The game, while easy to pick up, has a lot of depth. Not all of the cards are in play every round, so this makes the game more difficult as you don’t really know what your opponent has until they start playing cards. This causes you to have to make up your strategy on the fly as well as trying to keep your opponents off balance. The wild cards that everyone are dealt do mitigate the luck of the draw aspect, but skillful and creative play will always beat the “better” cards of your opponent.
Haggis has so many different ways of playing it, and so many decisions that you can make, it is deceptive when you first read the rules. They are simple enough and easy to teach, especially if you are teaching someone who has previous experience in trick taking games. It is very accessible, but once you start playing and seeing the different tactics you can utilize, it takes on a whole new level of play. My opponent found that holding out for tricks with points wasn’t working for him as a strategy. He found it was better when you matched big runs of cards over little ones, and always reserving a bomb to take back control if you lose it. This strategy worked for him, but there is always someone who will play differently enough that this may not work all of the time. You definitely have to be flexible when it comes to how you play.
The game has great mechanics that allow for a player to catch up with the person in the lead. You never feel as though you are being left behind in points since you know there are ways that you can stage a comeback with one good round of play. All the players are guaranteed wild cards and bombs, and this can help a player gain points quickly. Although, with the bombs forcing players to give up points, it is usually beneficial to the player in the lead to give those points to the one that is the furthest behind. So even though you may not get rid of all your cards first, there is a chance that you can make it up in the points gained with your tricks.
The betting system rewards the winner, but it isn’t overpowered and you can still win the game with failed bets. If you bet nothing you can even benefit from the failed bets of your opponents. If you realize early on in the round that you won’t be the first player out, you can still play to maximize your point cards or to minimize your opponents score. This gives you the feeling that even though you may be behind, catching up is always a possibility. Keeping this in mind, I have had a case where one game was a run away. I am not sure if it was the timing or if there was distractions, but I won a two player game by being over 200 points in the lead. I have only had this happen once, but it is a case of never say never when it comes to card games! My opponent did admit that once he saw how far behind he was, he really didn’t have his mind in the game, so perhaps that was also a factor in the outcome.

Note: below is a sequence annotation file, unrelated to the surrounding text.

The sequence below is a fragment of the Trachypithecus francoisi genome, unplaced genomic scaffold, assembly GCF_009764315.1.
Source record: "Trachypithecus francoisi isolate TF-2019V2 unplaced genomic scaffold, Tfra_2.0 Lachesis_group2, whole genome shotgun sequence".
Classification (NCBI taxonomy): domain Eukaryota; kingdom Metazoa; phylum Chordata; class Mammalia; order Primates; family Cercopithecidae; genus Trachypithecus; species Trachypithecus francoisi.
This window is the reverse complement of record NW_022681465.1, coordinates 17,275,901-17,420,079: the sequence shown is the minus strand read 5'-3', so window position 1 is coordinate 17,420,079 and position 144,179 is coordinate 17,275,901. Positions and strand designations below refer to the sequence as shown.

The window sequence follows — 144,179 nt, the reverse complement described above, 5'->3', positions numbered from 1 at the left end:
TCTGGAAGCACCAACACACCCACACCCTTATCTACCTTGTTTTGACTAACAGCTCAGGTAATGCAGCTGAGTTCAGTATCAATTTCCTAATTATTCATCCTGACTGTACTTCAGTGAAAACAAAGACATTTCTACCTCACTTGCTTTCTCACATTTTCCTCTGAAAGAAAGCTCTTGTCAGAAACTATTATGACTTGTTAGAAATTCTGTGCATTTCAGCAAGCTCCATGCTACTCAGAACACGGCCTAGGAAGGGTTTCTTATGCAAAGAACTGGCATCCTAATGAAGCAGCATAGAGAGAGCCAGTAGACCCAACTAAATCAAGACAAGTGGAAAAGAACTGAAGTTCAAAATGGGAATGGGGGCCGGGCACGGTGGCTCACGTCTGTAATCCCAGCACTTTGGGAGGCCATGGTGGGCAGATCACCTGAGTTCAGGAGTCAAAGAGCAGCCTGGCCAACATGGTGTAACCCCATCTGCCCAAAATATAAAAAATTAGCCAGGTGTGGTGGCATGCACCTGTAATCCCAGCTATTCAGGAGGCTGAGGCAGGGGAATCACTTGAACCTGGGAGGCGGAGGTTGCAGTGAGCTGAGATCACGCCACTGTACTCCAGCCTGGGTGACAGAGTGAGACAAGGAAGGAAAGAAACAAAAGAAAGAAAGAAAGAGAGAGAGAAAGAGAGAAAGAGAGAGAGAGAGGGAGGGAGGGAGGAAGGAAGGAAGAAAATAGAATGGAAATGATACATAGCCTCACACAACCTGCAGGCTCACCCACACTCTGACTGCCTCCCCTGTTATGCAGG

If trick taking or card games in general aren’t your style, then this one may be one to skip. It can be susceptible to analysis paralysis which will lead to some downtime between turns. However, since the maximum amount of players is three this isn’t a huge issue. The game will still be over within 30 to 45 minutes, which makes it a great filler game.
The cards in Haggis are beautiful. They have great artwork that gives you a different feel than a standard poker deck. The suits are unique and look great together, although the silver suit can be a bit hard to see in poor lighting conditions. The linen finish really makes the cards feel great and they fit nicely in your hand. They do feel a bit on the thin side, but I didn’t feel as though they are going to become bent or torn. The game comes with player’s aids, which are of the same quality and a nice inclusion especially when you are just learning, but even just to double check what you have. The box is nothing special, but it keeps everything organized and has a place for the cards, rules and betting tokens. The tokens are a thick cardboard and are printed on both sides, so you only need three of them. The game itself has a very small footprint, so it is easy to slip into a purse or carry-on bag to pull out whenever the whim takes you. It can be very addictive, so you will want to take it everywhere!
Haggis is a great game. It is fun, easily accessible and quick to learn. Even your friends and family who don’t like games in general will like this one. It has cards that are familiar, but unique enough that it will draw them in. Once you have them playing and all the ways you can win become apparent, it will be hard to get them to stop! Perhaps, this may even lead the way into the wider world of gaming out there.
iSlaytheDragon would like to thank Indie Boards and Cards for providing a review copy of Haggis.
- Lots of strategy.
- High player interaction.
- Quick and fun.
- Easy to learn, tough to master.
- Beautiful artwork and good quality components.
- Prone to analysis paralysis.
- Trick taking game may put some players off.
- Cards are a bit on the thin side.